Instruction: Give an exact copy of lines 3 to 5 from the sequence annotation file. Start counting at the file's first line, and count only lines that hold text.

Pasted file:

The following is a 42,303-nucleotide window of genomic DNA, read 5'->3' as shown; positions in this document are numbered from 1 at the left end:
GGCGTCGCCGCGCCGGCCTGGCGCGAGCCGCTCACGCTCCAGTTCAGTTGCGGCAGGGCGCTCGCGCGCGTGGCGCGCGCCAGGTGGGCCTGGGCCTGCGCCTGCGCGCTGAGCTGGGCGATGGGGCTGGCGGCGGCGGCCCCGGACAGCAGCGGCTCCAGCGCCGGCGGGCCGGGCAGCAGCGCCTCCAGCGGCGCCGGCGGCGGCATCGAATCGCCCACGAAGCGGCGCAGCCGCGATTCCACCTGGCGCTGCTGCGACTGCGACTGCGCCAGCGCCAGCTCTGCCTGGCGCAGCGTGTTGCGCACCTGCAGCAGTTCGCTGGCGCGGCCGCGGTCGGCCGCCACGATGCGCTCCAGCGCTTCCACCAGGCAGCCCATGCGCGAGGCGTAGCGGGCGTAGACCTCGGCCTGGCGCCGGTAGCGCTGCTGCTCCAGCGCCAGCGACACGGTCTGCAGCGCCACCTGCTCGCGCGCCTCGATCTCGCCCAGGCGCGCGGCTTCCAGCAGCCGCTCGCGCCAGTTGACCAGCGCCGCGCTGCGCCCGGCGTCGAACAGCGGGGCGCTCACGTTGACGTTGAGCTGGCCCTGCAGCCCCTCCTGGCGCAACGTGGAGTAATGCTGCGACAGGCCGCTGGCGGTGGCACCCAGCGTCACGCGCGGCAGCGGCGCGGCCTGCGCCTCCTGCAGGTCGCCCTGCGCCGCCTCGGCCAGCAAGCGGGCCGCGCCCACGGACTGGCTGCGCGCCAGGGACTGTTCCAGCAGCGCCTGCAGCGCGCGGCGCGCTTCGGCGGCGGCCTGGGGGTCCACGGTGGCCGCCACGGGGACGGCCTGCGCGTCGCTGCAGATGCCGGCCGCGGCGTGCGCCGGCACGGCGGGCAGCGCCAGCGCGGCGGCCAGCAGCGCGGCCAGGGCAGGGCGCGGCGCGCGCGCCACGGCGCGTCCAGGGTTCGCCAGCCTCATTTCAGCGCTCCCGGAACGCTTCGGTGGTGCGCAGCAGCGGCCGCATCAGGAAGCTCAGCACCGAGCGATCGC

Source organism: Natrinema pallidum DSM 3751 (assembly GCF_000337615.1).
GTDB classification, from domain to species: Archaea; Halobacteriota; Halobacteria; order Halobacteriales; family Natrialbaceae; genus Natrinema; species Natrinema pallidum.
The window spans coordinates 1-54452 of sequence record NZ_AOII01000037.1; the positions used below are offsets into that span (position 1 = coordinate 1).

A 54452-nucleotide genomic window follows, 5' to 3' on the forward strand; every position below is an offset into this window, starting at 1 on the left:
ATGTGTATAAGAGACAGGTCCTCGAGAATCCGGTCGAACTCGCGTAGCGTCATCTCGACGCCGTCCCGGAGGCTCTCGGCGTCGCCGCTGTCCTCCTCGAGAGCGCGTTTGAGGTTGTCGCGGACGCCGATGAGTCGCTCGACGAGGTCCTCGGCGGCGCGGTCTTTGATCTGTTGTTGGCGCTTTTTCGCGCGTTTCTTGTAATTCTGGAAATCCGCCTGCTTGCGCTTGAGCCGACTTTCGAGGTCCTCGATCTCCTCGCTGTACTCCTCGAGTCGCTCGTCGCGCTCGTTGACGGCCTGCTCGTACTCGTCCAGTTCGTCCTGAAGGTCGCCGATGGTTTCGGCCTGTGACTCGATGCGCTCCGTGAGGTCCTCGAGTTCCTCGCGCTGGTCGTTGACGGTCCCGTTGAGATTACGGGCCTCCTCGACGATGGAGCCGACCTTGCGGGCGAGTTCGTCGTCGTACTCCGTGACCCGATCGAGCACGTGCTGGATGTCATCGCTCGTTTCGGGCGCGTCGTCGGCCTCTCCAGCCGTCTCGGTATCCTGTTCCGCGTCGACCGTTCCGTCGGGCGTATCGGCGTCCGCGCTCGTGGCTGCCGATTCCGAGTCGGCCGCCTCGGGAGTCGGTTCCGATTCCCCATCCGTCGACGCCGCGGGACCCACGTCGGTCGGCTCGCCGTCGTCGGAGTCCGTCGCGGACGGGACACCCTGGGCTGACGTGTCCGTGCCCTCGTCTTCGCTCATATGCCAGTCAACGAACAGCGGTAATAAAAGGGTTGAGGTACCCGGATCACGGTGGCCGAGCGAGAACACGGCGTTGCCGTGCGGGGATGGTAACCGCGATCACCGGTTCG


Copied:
Source organism: Natrinema pallidum DSM 3751 (assembly GCF_000337615.1).
GTDB classification, from domain to species: Archaea; Halobacteriota; Halobacteria; order Halobacteriales; family Natrialbaceae; genus Natrinema; species Natrinema pallidum.
The window spans coordinates 1-54452 of sequence record NZ_AOII01000037.1; the positions used below are offsets into that span (position 1 = coordinate 1).